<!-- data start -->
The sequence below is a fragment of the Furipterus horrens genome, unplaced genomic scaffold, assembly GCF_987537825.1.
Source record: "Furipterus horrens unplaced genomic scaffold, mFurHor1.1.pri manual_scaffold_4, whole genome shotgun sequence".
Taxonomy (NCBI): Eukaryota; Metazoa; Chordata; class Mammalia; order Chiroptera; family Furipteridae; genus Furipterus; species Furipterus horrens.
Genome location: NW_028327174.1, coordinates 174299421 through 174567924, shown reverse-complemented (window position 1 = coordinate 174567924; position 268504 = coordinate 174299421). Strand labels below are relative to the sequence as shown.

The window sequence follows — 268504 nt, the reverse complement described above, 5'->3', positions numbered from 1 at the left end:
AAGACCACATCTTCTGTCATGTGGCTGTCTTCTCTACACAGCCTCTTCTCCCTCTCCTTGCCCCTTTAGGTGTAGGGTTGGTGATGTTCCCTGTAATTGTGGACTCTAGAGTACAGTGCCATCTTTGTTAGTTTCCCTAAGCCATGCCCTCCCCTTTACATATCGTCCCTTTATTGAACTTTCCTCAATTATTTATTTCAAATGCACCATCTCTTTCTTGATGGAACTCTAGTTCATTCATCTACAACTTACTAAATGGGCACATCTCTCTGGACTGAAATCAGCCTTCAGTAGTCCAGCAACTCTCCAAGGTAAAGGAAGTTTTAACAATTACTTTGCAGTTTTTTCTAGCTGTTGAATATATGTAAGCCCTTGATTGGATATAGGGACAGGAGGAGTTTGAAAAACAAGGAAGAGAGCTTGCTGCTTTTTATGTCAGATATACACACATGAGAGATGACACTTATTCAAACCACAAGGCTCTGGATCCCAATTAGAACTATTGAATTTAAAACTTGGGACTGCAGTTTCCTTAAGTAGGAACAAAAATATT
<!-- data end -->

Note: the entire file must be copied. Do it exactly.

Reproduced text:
The sequence below is a fragment of the Furipterus horrens genome, unplaced genomic scaffold, assembly GCF_987537825.1.
Source record: "Furipterus horrens unplaced genomic scaffold, mFurHor1.1.pri manual_scaffold_4, whole genome shotgun sequence".
Taxonomy (NCBI): Eukaryota; Metazoa; Chordata; class Mammalia; order Chiroptera; family Furipteridae; genus Furipterus; species Furipterus horrens.
Genome location: NW_028327174.1, coordinates 174299421 through 174567924, shown reverse-complemented (window position 1 = coordinate 174567924; position 268504 = coordinate 174299421). Strand labels below are relative to the sequence as shown.

The window sequence follows — 268504 nt, the reverse complement described above, 5'->3', positions numbered from 1 at the left end:
AAGACCACATCTTCTGTCATGTGGCTGTCTTCTCTACACAGCCTCTTCTCCCTCTCCTTGCCCCTTTAGGTGTAGGGTTGGTGATGTTCCCTGTAATTGTGGACTCTAGAGTACAGTGCCATCTTTGTTAGTTTCCCTAAGCCATGCCCTCCCCTTTACATATCGTCCCTTTATTGAACTTTCCTCAATTATTTATTTCAAATGCACCATCTCTTTCTTGATGGAACTCTAGTTCATTCATCTACAACTTACTAAATGGGCACATCTCTCTGGACTGAAATCAGCCTTCAGTAGTCCAGCAACTCTCCAAGGTAAAGGAAGTTTTAACAATTACTTTGCAGTTTTTTCTAGCTGTTGAATATATGTAAGCCCTTGATTGGATATAGGGACAGGAGGAGTTTGAAAAACAAGGAAGAGAGCTTGCTGCTTTTTATGTCAGATATACACACATGAGAGATGACACTTATTCAAACCACAAGGCTCTGGATCCCAATTAGAACTATTGAATTTAAAACTTGGGACTGCAGTTTCCTTAAGTAGGAACAAAAATATT